Though we’ve been saddened by the loss of Jason’s father last Thursday, we have since come to celebrate his father’s life. On Sunday a visitation/wake service was held in Fort Branch, Indiana with close family and friends. It was a beautiful service where we all found ourselves remembering Jason’s father. I hope to have a slideshow that was on display at the services posted soon. In the meantime, I have a few moments from the last two days of our trip to share.
One of the best parts of the trip was that we were able to reunite with family. I managed to snap one photo of the four Kern boys before the visitation.
We’re confident their father would be proud of the bond his four oldest sons made with their half brother and sister, Zach and Abby who are only 9 and 10. One of the saddest thoughts for me of this entire experience is that these two children will move on with life at such a young age, without their father.
Jason’s family is catholic so Jason chose to place these rosary beads in his father’s casket. We bought these beads during our trip to Jerusalem in 1997 – so we’ve always found them to be a special memento from the Holy Land.
We all drove from Ft Branch, Indiana to Bloomington, Illinois after the visitation for the funeral which was held Monday morning at St Mary’s church. It was a touching catholic ceremony where we were surrounded by close family and friends.
Jason agreed to give the eulogy at his father’s funeral. It was tough, but he did an amazing job – especially considering how tough the experience has been for him personally. We’ve had several people ask to read the eulogy so we’ve decided to post it on our blog.
George Patton once said:
“It is foolish to mourn those who have died, Rather we should thank God that they have lived.”
Growing up over the years I found my father to be a strong man. As we gather today to remember my father, I think it’s important that we not forget the man we all loved over the years. Though many of us recognize many of his struggles since my mother passed way, his strength is evident in how influential he has been in many of our lives.
Let us not forget…
…the man who was father to us five sons and one daughter.
He was a loving Husband – to my mother, who he never stopped loving, even after she passed away.
He was a step father helping provide love and support to – Randall, Katie, and Derek
He was the oldest of seven children.
He was an Uncle.
He was a grandfather. Sadly his grandchildren Hope, Tyler, Jaylen, Brylie and his fifth grandchild expected this summer won’t get to know Grandpa Kern as well as they should.
He was a well respected little league baseball and football coach – giving confidence to many children. When he coached us boys it was something we looked forward to because it always meant we got to spend more time with him.
Let us not forget he was a die hard vikings fan. His affection for the purple and gold infected all of us …and still affects us today.
And of course, it’s tough to forget that he was known to have the Snore of a northern grizzly bear.
As we remember my father and we begin to feel sad about our loss, I’d much rather us all remember the memorable moments we all shared with him.
Our Trip to Kentucky when Dad left Adam at gas station.
And then there were the many moments wrestling in the living room with Dad. Many times Josh was encouraged to booty bopp Dad. The consequences of wrestling with Dad often ended with Dad bouncing our heads off his belly.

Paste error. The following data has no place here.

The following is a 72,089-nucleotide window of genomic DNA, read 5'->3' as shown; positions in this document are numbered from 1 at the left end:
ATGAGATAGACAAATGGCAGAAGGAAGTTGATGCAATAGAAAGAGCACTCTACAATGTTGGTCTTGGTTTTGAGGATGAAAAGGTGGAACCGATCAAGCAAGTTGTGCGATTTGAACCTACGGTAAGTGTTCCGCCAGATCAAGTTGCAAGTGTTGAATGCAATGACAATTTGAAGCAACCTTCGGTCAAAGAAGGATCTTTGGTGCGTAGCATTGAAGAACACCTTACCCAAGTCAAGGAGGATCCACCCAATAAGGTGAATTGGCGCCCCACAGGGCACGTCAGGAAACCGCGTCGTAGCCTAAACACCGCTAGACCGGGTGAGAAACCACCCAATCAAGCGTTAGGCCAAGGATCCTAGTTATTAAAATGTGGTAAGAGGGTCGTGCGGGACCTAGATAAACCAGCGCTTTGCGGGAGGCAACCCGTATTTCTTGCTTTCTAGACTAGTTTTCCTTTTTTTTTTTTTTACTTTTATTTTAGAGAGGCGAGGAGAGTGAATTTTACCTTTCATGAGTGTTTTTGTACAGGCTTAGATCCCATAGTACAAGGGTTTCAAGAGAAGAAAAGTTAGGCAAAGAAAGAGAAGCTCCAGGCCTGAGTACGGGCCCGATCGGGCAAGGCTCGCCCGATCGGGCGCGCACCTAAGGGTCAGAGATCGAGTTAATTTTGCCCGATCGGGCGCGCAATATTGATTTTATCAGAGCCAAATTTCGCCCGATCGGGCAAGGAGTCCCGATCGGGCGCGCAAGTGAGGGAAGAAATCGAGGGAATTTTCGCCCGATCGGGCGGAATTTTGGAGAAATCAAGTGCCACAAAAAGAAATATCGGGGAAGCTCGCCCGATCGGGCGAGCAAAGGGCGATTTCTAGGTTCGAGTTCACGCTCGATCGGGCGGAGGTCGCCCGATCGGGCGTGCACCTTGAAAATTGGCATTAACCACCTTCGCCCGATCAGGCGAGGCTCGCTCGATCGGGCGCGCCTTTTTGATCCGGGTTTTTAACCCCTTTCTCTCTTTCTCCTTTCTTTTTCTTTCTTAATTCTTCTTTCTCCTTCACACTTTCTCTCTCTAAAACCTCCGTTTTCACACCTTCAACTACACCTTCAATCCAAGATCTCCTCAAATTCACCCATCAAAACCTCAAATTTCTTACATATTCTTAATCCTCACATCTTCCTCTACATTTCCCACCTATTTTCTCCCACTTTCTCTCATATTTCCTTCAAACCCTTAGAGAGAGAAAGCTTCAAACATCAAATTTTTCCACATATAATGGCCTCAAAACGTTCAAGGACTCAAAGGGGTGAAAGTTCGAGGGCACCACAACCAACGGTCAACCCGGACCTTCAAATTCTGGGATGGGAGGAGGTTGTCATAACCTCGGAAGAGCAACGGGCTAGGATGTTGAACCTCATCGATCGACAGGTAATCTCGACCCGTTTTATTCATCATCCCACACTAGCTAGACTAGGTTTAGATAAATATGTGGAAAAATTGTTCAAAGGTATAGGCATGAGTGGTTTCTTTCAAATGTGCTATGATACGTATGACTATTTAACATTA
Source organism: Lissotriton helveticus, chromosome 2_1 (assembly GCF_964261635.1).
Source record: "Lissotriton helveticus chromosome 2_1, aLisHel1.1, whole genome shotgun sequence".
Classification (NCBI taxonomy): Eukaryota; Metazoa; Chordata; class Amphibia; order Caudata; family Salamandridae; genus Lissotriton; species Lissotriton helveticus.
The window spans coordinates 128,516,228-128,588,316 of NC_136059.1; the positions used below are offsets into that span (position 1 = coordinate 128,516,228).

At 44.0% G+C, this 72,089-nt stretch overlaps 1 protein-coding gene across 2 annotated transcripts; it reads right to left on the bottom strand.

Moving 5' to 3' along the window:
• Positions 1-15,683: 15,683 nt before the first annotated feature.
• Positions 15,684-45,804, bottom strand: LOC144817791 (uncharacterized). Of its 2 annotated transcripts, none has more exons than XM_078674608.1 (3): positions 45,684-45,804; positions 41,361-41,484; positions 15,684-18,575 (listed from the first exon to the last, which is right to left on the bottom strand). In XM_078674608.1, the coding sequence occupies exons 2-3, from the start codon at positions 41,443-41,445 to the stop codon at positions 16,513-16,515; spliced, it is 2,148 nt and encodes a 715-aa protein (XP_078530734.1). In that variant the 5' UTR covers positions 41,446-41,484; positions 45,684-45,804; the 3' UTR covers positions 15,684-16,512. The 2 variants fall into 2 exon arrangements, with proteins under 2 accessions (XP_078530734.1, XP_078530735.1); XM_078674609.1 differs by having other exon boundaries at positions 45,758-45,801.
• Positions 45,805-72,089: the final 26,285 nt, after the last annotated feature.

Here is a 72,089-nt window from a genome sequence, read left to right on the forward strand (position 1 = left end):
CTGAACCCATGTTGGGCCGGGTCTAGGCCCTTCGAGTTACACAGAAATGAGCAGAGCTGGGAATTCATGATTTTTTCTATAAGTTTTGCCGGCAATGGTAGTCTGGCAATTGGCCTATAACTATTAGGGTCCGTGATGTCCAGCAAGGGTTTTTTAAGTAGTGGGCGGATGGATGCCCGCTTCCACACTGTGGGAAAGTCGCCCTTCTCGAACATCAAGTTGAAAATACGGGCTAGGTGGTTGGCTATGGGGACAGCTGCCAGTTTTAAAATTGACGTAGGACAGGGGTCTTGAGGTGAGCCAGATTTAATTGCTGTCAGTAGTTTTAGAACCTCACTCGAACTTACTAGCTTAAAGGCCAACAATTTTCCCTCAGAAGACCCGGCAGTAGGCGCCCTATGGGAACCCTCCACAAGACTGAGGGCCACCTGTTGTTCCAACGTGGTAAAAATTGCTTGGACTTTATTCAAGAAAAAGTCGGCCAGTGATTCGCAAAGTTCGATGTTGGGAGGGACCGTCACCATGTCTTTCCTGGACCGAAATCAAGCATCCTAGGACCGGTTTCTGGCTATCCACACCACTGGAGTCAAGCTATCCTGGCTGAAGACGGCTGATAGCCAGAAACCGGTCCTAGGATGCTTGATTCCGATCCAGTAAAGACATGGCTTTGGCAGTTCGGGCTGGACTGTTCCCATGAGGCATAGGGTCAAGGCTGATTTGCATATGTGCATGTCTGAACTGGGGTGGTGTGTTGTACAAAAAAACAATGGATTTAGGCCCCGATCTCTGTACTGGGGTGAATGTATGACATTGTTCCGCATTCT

Or the time Adam and I both sliced our thumbs open with our swiss army knives – after Dad told us not to play with them unless he was around.
We’ll always remember endless hours of volleyball in the pool at Grandma Kern’s house.
Let us remember moments like when Dad use to drive several hours to pick up Terri to see us and my Mom while she was in college.
Though my father left us with many wonderful memories, I think we all recognize my father’s stubbornness over the years. Since our mother passed away he became a man who isolated himself. He was often unwilling to ask for help. I admit, I find myself before you today, living with much regret – wishing I had told him…wishing WE had told him… exactly how we felt these past sixteen years since we lost our mother. This past Thursday as I was present with my brothers when my father passed away, we all found ourselves thinking – If only…
We had taken more time to visit.
We had called him a little more.
We had found a way to keep him closer, when we all knew how much he was hurting.
We weren’t just as stubborn as our father.
We had more time with him…more time to tell him just how much we appreciate what he’s done for us all these years.
We had more time with him…more time to tell him how strong he’s helped us become.
We had more time with him…more time to tell him just how much we do love him.
As we mourn today, let my father’s passing be a constant reminder of all we’ve learned because of him. It’s important to remember that the story does not end here. His passing has opened a new chapter, a new chapter in all our lives. Let it be a reminder – a reminder that life does go on.
May we always remember…This man we all loved dearly who is now comforted beside our mother in heaven. Both are undoubtedly looking down proudly on the strong family we have before us today.
I’d like to leave you with these parting words from a poem that was shared with a few of us yesterday by my Aunt Allison:
Remember me with smiles and laughter,
For that is how I will remember you all.
If you can only remember me with tears, then don’t remember me at all,
When I go home to heaven,
How joyful it will be,
For on that day my risen Lord I’ll see,
So why should earthly cares weigh down upon me so –
They will be a distant memory when home at last I go.